Supplements May Help Keep Sniffling, Sneezing Symptoms at Bay
by Naum Burman
Cold and flu season has arrived, which means the potential could be high for lots of sniffling co-workers and children who need to stay home from school.
Vaccinations help many people stave off the flu, but a number of Americans also try an alternative approach, using nutritional supplements in their efforts to stay healthy.
“Certain herbs, mushroom extracts and other natural compounds contain powerful antiviral properties,” says Naum Burman, the founder and researcher for BioLab Rx (www.biolabrx.com), a dietary supplement company.
“Combine them together and you can get a natural boost to your immune system.”
Such over-the-counter products as BioLab Rx’s Immune Super Plus do that by increasing the body’s natural defense cells, which are crucial to the body’s defense against bacterial and viral infection.
“The body’s own immune system is probably our best defense,” Burman says. “But illness, stress, medical therapies, diet and lack of sleep can all compromise our immune system. That’s why it can help to give the immune system a boost.”
He notes that it’s always important to check the ingredients, instructions and warnings for any over-the-counter supplement. Immune Super Plus, for example, is only for adults 18 and older and shouldn’t be taken by pregnant or nursing women.
The flu season routinely takes a toll on Americans. According to the Centers for Disease Control:
• The timing of flu is unpredictable and can vary in different parts of the country and from season to season. Most seasonal flu activity typically occurs between October and May. Flu activity most commonly peaks in the United States between December and February.
• It’s estimated that each year an average of 5 percent to 20 percent of the U.S. population gets the flu and more than 200,000 people are hospitalized from seasonal flu-related complications.
• Estimating the number of flu-related deaths can be difficult because death certificates don’t always specify flu as the cause. But there’s little doubt that flu seasons can be severe. The CDC, for example, reported that over a period of 30 years, between 1976 and 2006, estimates of flu-associated deaths in the United States ranged from a low of about 3,000 to a high of about 49,000 people. Some people, such as older people, young children, pregnant women, and people with certain health conditions, are at high risk for serious flu complications.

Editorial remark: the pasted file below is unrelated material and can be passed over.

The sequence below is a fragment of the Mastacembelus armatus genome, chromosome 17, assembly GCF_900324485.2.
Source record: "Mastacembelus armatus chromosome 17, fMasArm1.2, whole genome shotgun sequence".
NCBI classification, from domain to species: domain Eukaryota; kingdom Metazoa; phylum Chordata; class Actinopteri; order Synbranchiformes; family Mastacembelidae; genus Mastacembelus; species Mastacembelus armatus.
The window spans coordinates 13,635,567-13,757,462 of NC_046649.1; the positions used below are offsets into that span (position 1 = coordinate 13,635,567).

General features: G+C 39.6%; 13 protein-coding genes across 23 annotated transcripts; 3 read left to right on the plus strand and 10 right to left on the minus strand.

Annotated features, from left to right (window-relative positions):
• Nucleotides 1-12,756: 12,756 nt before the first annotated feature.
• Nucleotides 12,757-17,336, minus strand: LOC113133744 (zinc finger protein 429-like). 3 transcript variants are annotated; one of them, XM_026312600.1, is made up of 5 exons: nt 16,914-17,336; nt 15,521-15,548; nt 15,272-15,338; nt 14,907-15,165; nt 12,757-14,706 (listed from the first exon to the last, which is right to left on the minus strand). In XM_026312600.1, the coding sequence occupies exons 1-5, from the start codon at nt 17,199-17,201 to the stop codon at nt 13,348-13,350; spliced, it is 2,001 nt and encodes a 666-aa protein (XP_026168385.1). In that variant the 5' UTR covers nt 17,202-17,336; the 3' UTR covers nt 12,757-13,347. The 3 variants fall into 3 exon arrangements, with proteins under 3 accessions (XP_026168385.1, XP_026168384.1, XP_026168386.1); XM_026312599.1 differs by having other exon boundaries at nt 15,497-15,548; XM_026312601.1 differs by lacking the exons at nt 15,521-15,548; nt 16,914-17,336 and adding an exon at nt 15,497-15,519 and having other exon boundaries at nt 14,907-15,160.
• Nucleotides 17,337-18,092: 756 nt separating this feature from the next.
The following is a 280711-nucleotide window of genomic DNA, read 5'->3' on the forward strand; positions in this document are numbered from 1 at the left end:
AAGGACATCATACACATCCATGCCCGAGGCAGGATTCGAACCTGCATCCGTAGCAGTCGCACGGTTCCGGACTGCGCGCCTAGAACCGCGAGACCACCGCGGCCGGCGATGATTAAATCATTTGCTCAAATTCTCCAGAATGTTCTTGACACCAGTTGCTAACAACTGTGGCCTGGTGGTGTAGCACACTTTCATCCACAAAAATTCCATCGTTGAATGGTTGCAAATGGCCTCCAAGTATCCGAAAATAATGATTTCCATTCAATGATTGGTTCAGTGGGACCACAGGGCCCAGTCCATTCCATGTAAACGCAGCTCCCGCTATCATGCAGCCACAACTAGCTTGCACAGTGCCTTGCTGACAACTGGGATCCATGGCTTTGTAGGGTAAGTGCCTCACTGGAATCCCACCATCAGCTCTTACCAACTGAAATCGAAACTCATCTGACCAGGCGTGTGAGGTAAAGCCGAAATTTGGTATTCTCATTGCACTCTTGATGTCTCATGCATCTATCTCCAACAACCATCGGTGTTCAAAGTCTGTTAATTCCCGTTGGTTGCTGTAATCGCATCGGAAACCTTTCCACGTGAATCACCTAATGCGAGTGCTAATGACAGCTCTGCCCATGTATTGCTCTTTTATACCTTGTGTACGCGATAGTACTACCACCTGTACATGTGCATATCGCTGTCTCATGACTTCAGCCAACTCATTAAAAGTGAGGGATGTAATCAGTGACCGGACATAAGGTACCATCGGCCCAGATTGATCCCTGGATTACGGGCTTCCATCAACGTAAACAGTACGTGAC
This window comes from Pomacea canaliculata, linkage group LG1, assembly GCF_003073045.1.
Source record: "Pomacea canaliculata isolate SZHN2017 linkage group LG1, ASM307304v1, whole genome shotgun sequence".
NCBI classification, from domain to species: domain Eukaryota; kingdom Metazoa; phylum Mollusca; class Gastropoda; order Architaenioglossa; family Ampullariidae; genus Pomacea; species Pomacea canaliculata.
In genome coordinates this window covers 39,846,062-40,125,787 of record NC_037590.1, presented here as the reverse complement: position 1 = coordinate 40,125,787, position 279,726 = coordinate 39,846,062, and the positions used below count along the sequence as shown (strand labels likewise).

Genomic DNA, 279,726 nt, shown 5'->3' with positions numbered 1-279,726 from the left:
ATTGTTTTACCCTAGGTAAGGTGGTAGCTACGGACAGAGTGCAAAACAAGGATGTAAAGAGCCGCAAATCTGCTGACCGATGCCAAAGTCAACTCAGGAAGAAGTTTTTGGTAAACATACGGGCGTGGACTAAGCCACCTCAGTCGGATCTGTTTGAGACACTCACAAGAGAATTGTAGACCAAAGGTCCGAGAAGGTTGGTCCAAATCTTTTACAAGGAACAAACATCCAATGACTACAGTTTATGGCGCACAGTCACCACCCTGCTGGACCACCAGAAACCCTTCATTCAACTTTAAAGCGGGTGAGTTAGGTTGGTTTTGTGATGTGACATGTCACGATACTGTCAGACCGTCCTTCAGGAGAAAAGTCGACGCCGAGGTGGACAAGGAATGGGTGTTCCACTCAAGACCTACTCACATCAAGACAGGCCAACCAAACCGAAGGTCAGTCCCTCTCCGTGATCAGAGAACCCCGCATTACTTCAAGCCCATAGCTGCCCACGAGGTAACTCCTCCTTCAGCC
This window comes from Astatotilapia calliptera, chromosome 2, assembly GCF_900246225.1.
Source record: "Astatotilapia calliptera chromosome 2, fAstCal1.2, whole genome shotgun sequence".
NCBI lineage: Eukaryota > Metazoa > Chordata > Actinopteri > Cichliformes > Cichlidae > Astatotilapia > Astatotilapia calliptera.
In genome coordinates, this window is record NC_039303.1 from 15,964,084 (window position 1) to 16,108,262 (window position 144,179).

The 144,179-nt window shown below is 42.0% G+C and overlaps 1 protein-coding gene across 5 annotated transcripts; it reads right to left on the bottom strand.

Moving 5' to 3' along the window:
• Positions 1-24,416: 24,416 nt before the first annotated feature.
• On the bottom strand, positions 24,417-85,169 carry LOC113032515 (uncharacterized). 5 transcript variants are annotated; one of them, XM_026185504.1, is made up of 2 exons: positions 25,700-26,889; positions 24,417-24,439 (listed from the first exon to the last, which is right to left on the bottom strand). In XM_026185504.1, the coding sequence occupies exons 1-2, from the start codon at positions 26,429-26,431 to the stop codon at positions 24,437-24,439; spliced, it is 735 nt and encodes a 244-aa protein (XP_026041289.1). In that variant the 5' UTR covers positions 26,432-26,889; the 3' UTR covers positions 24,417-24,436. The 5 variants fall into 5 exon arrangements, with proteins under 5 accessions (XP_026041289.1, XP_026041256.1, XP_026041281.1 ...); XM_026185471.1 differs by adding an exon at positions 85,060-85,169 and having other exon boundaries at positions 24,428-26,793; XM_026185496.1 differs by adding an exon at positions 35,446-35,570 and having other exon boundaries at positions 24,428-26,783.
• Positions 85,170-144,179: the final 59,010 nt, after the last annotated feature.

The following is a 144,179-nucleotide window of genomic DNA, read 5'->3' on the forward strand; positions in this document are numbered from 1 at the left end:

In addition to vaccines, the CDC suggests several preventive measures, such as washing your hands frequently, keeping a distance from those who are ill and staying home yourself if possible when you are sick.
Burman says that supplements also provide an extra measure of prevention, and plenty of people apparently agree. The Nutrition Business Journal has reported that Americans spend well over $1 billion a year on supplements to help boost immunity and ward off cold and flu.
Burman, originally from Europe, essentially was born into his interest in maintaining health through nature. He grew up in a family where herbs and natural cures were common and knowledge of herbs and their use was the norm.
As an adult, Burman continued his research, traveling through Asian, European and Middle Eastern countries so he could gather herbal knowledge from cultures around the world.
Armed with that knowledge, he founded BioLab Rx, which also produces natural products for hair loss, joint pain, migraine headaches and other conditions or ailments.
“I thought this would be a good way to combine the wisdom of the ages with today’s newest technology,” he says.
Naum Burman is founder of and researcher for BioLab Rx (www.biolabrx.com), a dietary supplement company. Burman, originally from Europe, grew up in a family where herbs and natural cures were usual and knowledge of herbs and their use was the norm. He also spent years traveling through Asian, European and Middle Eastern countries, gathering herbal knowledge.